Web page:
Business support: $1,125,000. This would include up to $200,000 in installments of $50,000 per year in 2021, 2022, 2023 and 2024 for general support of Edmonds small businesses, business districts and the overall business community. There would also be $300,000 allocated to tourism promotion in installments of $75,000 per year in 2021, 2022, 2023, and 2024 for support of tourism promotion. And up to $625,000 in direct grants would be provided to small businesses most affected by the COVID-19-related economic recession. Grants will take the form of individual financial support grants (in the form of loans that are forgivable after four months of performance), with awards of 50 grants at $10,000 each in 2021 and 25 grants of $5,000 or less in 2022. The focus will be given to businesses with up to 30 employees, those having lost at least 50% in revenue from the pandemic and having not received more than $5,000 in other government support, as well as on businesses outside of downtown Edmonds and owned by people of color, women, veterans and other minorities.

Nonprofit support: $500,000 would be allocated to assist Edmonds nonprofit organizations that have suffered substantial financial losses due to prolonged closures, cutbacks or loss of business.

Job retraining: $600,000 to provide financial aid to working adults who seek skills training, certifications, completion of degrees or other skills enhancement at local community colleges serving Edmonds residents in the form of grants of up to $5,000 per year per student to cover tuition, fees, supplies and life expenses during the period of study.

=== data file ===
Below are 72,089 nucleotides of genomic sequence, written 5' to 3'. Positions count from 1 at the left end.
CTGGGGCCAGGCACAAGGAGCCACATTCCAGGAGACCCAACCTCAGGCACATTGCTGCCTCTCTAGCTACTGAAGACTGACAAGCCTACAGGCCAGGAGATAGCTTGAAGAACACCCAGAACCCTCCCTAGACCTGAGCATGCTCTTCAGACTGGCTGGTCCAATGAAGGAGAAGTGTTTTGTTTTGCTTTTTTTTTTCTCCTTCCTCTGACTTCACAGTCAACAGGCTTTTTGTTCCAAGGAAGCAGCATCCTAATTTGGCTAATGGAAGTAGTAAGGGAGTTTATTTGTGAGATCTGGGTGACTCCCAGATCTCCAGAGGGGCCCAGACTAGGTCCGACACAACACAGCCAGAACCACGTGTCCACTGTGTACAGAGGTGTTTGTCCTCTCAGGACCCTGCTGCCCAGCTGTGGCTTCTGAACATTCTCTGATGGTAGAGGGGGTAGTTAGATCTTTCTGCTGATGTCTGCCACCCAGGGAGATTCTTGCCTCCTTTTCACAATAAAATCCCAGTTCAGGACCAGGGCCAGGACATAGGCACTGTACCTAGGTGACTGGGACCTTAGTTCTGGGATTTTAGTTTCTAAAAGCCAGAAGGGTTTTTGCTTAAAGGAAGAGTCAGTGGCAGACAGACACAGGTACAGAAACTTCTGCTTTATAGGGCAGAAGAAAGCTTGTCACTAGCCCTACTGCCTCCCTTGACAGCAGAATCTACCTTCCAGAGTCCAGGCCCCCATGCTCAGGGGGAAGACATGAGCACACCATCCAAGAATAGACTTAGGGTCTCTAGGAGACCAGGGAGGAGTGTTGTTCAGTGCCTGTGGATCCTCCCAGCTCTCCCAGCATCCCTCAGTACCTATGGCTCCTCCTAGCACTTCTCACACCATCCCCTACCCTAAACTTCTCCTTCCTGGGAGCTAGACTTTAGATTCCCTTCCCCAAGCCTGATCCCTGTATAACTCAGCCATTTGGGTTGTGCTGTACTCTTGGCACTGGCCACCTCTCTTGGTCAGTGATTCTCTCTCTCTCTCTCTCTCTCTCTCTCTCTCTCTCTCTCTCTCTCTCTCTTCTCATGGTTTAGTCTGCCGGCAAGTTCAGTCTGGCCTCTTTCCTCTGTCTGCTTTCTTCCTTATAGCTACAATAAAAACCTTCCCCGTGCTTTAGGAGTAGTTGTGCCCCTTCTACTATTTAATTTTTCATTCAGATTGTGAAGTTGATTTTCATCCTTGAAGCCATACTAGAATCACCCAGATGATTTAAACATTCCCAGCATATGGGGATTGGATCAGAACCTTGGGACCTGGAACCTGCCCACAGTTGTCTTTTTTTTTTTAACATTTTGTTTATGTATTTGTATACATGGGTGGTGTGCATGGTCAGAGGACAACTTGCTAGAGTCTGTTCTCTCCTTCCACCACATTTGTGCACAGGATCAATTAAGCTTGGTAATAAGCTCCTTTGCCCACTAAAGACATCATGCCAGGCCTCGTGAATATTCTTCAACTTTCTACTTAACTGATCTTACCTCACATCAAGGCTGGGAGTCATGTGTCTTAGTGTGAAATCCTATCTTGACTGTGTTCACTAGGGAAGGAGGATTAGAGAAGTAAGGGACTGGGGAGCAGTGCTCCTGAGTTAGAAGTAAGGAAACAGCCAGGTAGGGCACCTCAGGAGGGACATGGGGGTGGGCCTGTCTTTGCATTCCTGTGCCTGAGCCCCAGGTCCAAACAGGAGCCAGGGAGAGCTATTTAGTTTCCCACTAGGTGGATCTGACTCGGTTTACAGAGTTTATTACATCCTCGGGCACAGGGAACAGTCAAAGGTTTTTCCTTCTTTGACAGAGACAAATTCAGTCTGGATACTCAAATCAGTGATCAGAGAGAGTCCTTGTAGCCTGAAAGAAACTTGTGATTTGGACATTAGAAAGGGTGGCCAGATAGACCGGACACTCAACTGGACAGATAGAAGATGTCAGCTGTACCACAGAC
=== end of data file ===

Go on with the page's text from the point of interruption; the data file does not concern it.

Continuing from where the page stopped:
Green infrastructure: Up to $4,768,099 allocated to reimburse city capital expenditures through 2026 associated with green infrastructure projects intended to enhance the quality of stormwater entering Puget Sound, according to American Rescue Plan Act guidelines. These projects include Edmonds Marsh water quality and flood control, lower Perrinville Creek realignment for flood control and water quality, and green streets and rain gardens. According to the Environmental Protection Agency, a green street is a stormwater management approach that incorporates vegetation (perennials, shrubs, trees), soil, and engineered systems (for example, permeable pavements) to slow, filter, and cleanse stormwater runoff from impervious surfaces.

Under federal guidelines, the funding would be available to cover expenses between March 31, 2021 and the end of 2026, Doherty said.

Councilmember Diane Buckshnis asked Doherty how the city decided to allocate the funds in various areas proposed. Doherty replied that officials reviewed how the city used its 2020 federal COVID relief money — through the Edmonds Cares Fund — and “we tried to fashion some things that were similar where needed and new where needed,” he said. For example, when it came to household grants, the city in 2020 allocated grants of either $1,000 or $1,500 to households of three or more people. “It was just not enough money to make much of a difference,” Doherty said. “I’m not saying (this year’s amount of) $2,500 is going to change their life, but it’s a better amount.” The city also lowered the income level requirement “so we are addressing those in most need,” he added.

Buckshnis said she disagreed with the plan to allocate a substantial portion of the federal dollars to green infrastructure projects, which could instead be funded through other means, such as grants. “I personally would like to see the money put to businesses or to individuals where in fact it could make a difference,” she added.

Doherty said he would use council input received Tuesday night to revise the proposal, and bring back a new version for council consideration next week.

— By Teresa Wippel



  1. Why is a company owned by people of color, women, veterans and other minorities more deserving of a grant than a company owned by a white male that employs this same group of people? Think of the two extremes. A company owned by a minority that employs all white males versus a company owned by a white male that employs all minorities. Seems like an unfair way to distribute funding to me but this is what the City did last time and it seems like they will be doing it again. How about taking into consideration the companies employees too?